Maternal, Cord, and Three-Year-Old Child Serum Thyroid Hormone Concentrations in the Health Outcomes and Measures of the Environment (HOME) Study.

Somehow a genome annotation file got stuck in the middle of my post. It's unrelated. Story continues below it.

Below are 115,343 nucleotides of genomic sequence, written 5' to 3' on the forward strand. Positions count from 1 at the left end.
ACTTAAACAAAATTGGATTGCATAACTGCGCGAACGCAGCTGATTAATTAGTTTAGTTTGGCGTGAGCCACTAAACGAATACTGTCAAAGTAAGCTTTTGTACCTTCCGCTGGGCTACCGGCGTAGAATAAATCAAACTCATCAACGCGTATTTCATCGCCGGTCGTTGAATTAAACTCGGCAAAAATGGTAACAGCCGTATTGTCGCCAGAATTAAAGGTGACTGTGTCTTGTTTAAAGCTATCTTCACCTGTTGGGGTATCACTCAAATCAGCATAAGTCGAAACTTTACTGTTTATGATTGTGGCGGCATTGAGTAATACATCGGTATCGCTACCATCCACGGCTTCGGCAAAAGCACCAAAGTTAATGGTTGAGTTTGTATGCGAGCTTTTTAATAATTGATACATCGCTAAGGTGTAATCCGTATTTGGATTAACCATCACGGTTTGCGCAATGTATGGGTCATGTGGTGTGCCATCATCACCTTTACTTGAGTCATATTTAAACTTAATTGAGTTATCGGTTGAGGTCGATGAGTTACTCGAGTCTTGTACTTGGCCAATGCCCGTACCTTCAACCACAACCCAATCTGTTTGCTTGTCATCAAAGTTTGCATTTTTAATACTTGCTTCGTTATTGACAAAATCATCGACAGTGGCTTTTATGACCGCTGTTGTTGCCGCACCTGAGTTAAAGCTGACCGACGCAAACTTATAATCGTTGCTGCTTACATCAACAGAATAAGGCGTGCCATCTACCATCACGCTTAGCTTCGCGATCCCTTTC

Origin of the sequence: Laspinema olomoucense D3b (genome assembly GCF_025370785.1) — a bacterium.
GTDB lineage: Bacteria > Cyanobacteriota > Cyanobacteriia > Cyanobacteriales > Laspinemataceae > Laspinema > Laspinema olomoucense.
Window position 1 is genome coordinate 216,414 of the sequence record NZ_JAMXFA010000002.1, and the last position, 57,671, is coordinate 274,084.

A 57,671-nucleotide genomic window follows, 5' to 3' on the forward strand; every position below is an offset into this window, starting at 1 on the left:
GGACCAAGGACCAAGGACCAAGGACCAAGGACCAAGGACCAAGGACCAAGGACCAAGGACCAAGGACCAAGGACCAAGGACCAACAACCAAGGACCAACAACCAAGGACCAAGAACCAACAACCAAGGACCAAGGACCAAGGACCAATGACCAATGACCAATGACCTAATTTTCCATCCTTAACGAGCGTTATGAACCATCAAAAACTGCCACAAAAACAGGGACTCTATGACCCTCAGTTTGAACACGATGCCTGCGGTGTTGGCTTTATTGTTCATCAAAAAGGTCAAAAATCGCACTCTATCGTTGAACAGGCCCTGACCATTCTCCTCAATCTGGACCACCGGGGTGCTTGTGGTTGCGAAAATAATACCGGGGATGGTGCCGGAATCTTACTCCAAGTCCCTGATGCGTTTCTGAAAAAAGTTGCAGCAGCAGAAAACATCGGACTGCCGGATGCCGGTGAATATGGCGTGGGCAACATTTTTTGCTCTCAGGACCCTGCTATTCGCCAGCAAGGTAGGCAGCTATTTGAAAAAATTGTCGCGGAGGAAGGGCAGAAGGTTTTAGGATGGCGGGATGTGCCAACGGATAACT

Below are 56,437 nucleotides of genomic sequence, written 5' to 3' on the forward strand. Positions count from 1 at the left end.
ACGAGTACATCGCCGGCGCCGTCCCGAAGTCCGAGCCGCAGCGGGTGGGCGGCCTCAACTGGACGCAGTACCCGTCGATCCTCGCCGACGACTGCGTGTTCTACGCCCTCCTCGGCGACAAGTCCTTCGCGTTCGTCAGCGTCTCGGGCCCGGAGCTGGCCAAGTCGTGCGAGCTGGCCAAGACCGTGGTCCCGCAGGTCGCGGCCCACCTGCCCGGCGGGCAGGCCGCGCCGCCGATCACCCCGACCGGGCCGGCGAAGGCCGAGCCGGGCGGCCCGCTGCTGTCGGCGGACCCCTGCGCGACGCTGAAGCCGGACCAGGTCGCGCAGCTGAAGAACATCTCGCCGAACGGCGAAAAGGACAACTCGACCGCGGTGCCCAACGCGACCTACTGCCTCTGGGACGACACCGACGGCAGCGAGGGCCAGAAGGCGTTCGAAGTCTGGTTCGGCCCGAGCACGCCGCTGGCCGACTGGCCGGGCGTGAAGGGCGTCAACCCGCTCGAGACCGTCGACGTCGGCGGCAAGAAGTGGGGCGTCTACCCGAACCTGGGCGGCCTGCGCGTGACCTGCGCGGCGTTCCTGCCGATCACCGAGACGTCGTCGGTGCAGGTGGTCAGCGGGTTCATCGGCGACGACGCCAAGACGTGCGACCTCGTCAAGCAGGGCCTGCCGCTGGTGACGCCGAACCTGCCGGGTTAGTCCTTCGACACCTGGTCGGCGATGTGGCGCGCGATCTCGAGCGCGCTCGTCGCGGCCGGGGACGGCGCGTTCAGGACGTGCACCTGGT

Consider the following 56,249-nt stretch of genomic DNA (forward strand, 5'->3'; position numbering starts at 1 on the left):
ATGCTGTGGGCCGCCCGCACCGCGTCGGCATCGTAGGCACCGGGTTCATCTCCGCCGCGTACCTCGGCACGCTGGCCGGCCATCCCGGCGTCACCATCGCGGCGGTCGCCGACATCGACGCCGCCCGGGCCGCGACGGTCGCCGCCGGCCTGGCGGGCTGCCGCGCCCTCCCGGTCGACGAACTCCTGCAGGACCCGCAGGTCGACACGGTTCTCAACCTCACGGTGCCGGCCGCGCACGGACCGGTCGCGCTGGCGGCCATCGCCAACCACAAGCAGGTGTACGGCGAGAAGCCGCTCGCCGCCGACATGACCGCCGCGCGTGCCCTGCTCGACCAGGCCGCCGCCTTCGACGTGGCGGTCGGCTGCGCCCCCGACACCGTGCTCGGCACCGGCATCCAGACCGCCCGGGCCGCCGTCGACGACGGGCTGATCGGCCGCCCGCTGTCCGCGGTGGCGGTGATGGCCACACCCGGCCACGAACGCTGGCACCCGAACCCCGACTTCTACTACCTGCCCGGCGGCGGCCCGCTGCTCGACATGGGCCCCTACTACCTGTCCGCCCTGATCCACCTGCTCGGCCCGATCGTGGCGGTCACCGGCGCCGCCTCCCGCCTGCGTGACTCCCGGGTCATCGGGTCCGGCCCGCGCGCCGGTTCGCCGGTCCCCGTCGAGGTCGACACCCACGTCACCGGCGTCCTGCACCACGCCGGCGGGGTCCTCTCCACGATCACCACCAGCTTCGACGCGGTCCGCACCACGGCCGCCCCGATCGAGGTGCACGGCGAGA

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Maternal thyroid function during pregnancy may influence offspring thyroid function, though relations between maternal and child thyroid function are incompletely understood. We sought to characterize relations between maternal, cord, and child thyroid hormone concentrations in a population of mother-child pairs with largely normal thyroid function.In a prospective birth cohort, we measured thyroid hormone concentrations in 203 mothers at 16 gestational weeks, 273 newborns, and 159 children at three years among participants in the Health Outcomes and Measures of the Environment (HOME) Study. We used multivariable linear regression to estimate associations of maternal thyroid hormones during pregnancy with cord serum thyroid hormones, and also estimated associations of maternal and cord thyroid hormones with child thyroid stimulating hormone (TSH).Each doubling of maternal TSH was associated with a 16.4% increase of newborn TSH (95% CI: 3.9%, 30.5%), and each doubling of newborn TSH concentrations was associated with a 10.4% increase in child TSH concentrations at three years (95% CI: 0.1%, 21.7%). An interquartile range increase in cord FT4 concentrations was associated with an 11.7% decrease in child TSH concentrations at three years (95% CI: -20.2%, -2.3%).We observed relationships between maternal, newborn, and child thyroid hormone concentrations in the HOME Study. Our study contributes to understandings of interindividual variability in thyroid function among mother-child pairs, which may inform future efforts to identify risk factors for thyroid disorders or thyroid-related health outcomes.

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